Ever since I struggled to learn programming, I dedicated a lot of time to helping educate programmers from all over the world, to help them get past the barriers that would otherwise stop them from achieving their goals.  I know firsthand how hard things can be, nothing ever came easy for me.

Anyway, I hope you enjoy this book.  I put hundreds of hours of research into it.  The book is 298 pages in length, but it’s a gentle 298 pages, with a lot of white space.  We’re gotten some early reviews that have come back at 5 stars on GoodReads.com.

I’m very much aware that educational dollars are precious.  I’ve priced the book low so that my international readers will have access to it.  I’ve done my best to make it a fundamental resource that is critical to your development, both as a programmer, and as someone who wants to get the maximum benefit from your work.  I’m right there with you, in terms of wanting to benefit from programming work.

Thanks again to everyone who has supported my work over the past 4 years, I really appreciate it.


Laravel 5.4 For Beginners Book Released

I’m really excited to announce the release of my latest book on Laravel, Laravel 5.4 For Beginners.  This book represents a huge leap forward for me both as a coder and a writer, as we dig deeper into the Laravel framework.  I covered a lot of ground that I hadn’t previously covered, and the book is as of this writing at 763 pages.

In theory, it would be simpler for me to just provide an upgrade guide for the previous version and just update the old book, but that doesn’t work for a number of reasons.  One reason is that the Facebook one-click registration and authentication implementation relies heavily on the traits that ship with Laravel, and those change with every release.

Also, with this release, Laravel no longer ships with Elixir, but comes with Laravel Mix instead, so I had to rewrite all of those instructions as well.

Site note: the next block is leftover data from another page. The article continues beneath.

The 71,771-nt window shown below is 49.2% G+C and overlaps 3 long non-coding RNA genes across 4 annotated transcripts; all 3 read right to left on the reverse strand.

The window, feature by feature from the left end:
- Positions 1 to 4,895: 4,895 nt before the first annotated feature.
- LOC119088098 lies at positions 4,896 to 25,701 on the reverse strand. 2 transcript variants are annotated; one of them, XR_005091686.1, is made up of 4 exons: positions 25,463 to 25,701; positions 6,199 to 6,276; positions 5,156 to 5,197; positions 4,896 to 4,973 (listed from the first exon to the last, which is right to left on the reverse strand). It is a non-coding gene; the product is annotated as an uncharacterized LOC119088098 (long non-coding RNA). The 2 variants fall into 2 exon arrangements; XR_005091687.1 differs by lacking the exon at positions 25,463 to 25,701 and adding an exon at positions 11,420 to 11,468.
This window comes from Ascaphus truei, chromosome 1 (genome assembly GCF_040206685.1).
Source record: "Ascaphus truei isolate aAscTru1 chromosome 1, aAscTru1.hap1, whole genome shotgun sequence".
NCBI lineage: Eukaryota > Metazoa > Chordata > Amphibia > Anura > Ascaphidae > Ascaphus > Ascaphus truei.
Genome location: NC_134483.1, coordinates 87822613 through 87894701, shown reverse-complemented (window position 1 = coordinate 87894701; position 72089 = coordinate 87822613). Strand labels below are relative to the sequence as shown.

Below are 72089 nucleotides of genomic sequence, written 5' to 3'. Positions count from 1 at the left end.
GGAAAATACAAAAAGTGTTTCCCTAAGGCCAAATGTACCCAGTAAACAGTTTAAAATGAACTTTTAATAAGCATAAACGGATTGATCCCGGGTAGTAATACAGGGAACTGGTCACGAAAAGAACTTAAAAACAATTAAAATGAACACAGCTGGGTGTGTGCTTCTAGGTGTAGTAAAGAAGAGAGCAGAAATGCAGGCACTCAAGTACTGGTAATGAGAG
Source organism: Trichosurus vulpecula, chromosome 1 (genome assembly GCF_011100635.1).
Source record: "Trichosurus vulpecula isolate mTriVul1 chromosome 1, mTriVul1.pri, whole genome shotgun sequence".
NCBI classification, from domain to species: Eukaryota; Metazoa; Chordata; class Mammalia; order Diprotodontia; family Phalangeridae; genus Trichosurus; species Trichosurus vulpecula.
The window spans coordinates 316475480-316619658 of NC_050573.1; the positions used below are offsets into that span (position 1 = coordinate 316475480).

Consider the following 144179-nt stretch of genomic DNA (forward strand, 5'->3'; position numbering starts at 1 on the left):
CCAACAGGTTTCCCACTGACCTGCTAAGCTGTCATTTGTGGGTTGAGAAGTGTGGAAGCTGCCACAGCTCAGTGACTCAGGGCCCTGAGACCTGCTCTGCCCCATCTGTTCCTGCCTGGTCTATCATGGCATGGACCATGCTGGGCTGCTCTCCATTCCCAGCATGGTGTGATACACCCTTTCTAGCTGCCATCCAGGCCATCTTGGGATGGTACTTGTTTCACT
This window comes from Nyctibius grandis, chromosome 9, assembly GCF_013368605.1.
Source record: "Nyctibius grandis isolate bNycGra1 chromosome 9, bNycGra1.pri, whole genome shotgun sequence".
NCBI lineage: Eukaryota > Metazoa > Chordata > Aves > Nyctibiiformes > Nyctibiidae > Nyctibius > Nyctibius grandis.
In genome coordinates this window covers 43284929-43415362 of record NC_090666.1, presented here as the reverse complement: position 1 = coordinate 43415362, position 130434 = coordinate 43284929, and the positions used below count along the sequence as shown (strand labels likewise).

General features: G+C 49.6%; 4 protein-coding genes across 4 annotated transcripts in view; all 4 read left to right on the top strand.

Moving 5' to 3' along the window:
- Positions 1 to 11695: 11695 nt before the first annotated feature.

Of course I’m not satisfied with just an updated version of the book, I wanted it to cover new ground.  So one of the big new sections of the book is chapter 14, where we build a working chat application that updates in realtime.

For that we use a mix Laravel Echo, Vue.js, and Pusher.  This is a fun build and we get to learn more about nested components in Vue.js.

With all the work we do with Vue.js on the searchable, sortable data grids, and the additional work in the chat application, it’s a nice little quick start to Vue.js if you haven’t worked with that before.

Also new in this edition, we cover Laravel’s wonderful eventing architecture by creating a mail event on completed registration.  This takes advantage of the new markdown feature to make the email “pretty.”  And of course we send dynamic data to the email, like the username.

Besides covering all the basics, like we have in the past versions of the book, we also cover some of the interesting parts of Laravel’s architecture, like the service container, service providers, automatic injection, and the new on-the-fly facades.

I think the dynamically generated facades are going to have a huge impact going forward, it’s another wonderful innovation from Laravel.  I cover it briefly in the book, where we also cover service providers and class bindings.  We learn how to code to a contract rather than a concrete class.  That’s a little more intermediate, but we provide a gentle introduction to it.

I also thought it would be cool to support the chat application with a custom console command that you can run as an artisan command or as a cron.  The command deletes all but the most recent 30 messages, so you don’t overwhelm your application with chat messages.

To recap what we cover in the book, we build a sample application that covers the following:

  • One-click Facebook Registration
  • Full Access Control
  • Datagrid with column sorts, powered by Vue.js
  • Image Management with Intervention Image Package
  • Laravel Mix Asset Management
  • Events
  • Sending Email with Markdown
  • A working Chat application with realtime updates
  • Laravel Echo, Vue.js and Pusher
  • Plus all the basics of application development

For those of  you who purchase the book, I hope it helps you meet your programming goals.  I really appreciate all the support, comments, ratings and reviews I’ve received, since I launched this blog.  Thanks to my readers for sharing the learning journey with me. See you soon.


Laravel 5.3 For Beginners in Top 10 Weekly Sales on Leanpub.com

I was under insane pressure this summer because not only did I have a new baby and had to move, but I was working long hours on my latest book, Laravel 5.3 For Beginners. I’m really happy that the hard work seems to have paid off, because, as of this writing, and just 7 days on the market, the book has entered the top 10 weekly sellers on Leanpub.com.